1. Payment of the debt based solely on the borrower's ability to pay, with security provided by the mortgage; neither insured nor guaranteed by government agency.
4. If the loan-to-value ratio exceeds a given level, 80 percent for example, the lender may require private mortgage insurance (PMI).
B. Federal Housing Administration (FHA) insured
1. FHA insures approved lenders against loss on loans made on new or existing one to four family housing.
3. The borrower finances an up-front FHA insurance premium of 1.50?% ; then pays a monthly insurance premium (MIP) based on 1/2 percent of the mortgage amount.
4. Mortgaged property must be appraised by an FHA- approved appraiser.
5. FHA does not allow a prepayment penalty.
7. Discount points are generally used to reduce the interest rate
8. (1 point = 1 percent of the loan balance); these are generally negotiated between the seller and the buyer.
9. FHA mortgage insurance makes it possible to reduce down payments to as little as 3.5 percent.
10. FHA sets limits on the amount that may be insured.
C. Department of Veterans Affairs guaranteed (DVA loans)
1. DVA does not allow a prepayment penalty.
2. A DVA loan may be assumed by a qualified nonveteran.
3. DVA guarantees home loans for eligible veterans or eligible dependents with little or no down payment.
6. Mortgaged property must be appraised by a DVA- approved appraiser.
7. DVA sets a limitation on the loan amount of the veterans entitlement guarantee but will increase the guarantee to $104,250 to allow a veteran to buy a house for up to $417,000 if the value of the house and the income of the veteran are high enough to justify the higher guarantee.
10. DVA requires appraisers to complete a certificate of reasonable Value (CRV); the DVA guarantee is based on either the amount of the CRV or the selling price, whichever is less.
F. Privately insured
3. The borrower's insurance protects the lender against loss on the upper 2 to 25 percent portion of the loan.
4. PMI insurance premiums are made a part of the borrower's monthly payments.
G. Purchase-money mortgage-- given by the buyer to the seller as part of the purchase price (owner financing); legal title passes to the buyer.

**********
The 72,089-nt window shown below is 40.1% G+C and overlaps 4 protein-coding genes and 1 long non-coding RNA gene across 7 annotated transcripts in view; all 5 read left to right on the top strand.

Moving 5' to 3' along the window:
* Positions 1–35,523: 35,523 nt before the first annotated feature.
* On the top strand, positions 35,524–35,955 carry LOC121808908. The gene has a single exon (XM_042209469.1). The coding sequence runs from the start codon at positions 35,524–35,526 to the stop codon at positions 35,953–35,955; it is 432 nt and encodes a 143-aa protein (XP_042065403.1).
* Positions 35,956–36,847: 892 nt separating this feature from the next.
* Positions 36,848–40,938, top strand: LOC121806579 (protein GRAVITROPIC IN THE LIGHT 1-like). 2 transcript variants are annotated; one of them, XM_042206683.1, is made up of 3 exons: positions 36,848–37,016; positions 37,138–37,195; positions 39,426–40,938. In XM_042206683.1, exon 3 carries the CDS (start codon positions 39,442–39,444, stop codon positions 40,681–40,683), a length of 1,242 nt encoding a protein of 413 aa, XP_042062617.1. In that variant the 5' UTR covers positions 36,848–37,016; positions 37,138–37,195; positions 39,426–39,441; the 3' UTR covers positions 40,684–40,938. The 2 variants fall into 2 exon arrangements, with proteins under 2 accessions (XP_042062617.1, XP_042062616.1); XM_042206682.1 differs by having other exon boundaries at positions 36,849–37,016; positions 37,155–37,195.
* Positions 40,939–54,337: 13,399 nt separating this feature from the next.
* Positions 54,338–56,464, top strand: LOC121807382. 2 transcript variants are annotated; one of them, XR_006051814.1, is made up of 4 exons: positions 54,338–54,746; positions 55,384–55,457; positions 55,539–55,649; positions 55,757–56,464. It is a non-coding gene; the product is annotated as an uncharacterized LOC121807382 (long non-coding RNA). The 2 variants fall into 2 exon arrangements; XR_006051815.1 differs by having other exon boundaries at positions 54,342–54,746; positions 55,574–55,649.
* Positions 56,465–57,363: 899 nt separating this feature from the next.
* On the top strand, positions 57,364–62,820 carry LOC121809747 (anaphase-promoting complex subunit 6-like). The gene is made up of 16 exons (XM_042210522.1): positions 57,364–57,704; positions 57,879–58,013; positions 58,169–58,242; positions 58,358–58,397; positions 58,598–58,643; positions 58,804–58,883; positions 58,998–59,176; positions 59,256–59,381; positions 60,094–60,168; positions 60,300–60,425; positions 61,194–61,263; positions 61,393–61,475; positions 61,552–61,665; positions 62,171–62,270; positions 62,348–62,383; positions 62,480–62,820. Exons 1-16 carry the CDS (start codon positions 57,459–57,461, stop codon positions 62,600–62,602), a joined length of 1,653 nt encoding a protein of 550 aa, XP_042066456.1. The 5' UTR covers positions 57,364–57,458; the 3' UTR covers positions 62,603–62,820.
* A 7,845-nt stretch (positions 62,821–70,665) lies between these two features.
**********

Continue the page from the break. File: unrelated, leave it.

H. Blanket mortgage-- covers more than one property or lot; generally includes a partial- release clause. SWING LOAN
K. Construction loans
1. Generally short-term or interim loan to finance construction of an improvement.
2. periodic payments or draws made by the lender to the owner for work completed since the previous payment.
N. Adjustable-rate mortgage (ARM)
1. Contains interest-rate provision related to a selected index.
2. The interest rate may be adjusted periodically (either up or down). A margin is added to the index to determine the interest rate.
3. ARMs can be converted to fixed-rate mortgages (FRMs). They are fixed for either 5 or 7 years and then are annually adjusted.
1. Temporary-- to help the borrower qualify for a loan, the seller agrees to subsidize the buyer's PI payment.
2. Permanent-- In order for the borrower to qualify for a larger than usual loan, discount poins can be paid at closing to permanently buy down the existing interest rate. For ex., if a borrower qualified to make an $1,100 PI payment amortized over 3 years at 5.50% ($5.68 per$1,000), then the amount mortgage would be ($1,100 divided by 5.68) $193,662. However, if the sellers paid enough discount points to permanently buy down the interest rate to 5.00% (instead of 5.50%), then the amount mortgaged would be increased to ($1,100 divided by 5.37) $204,842.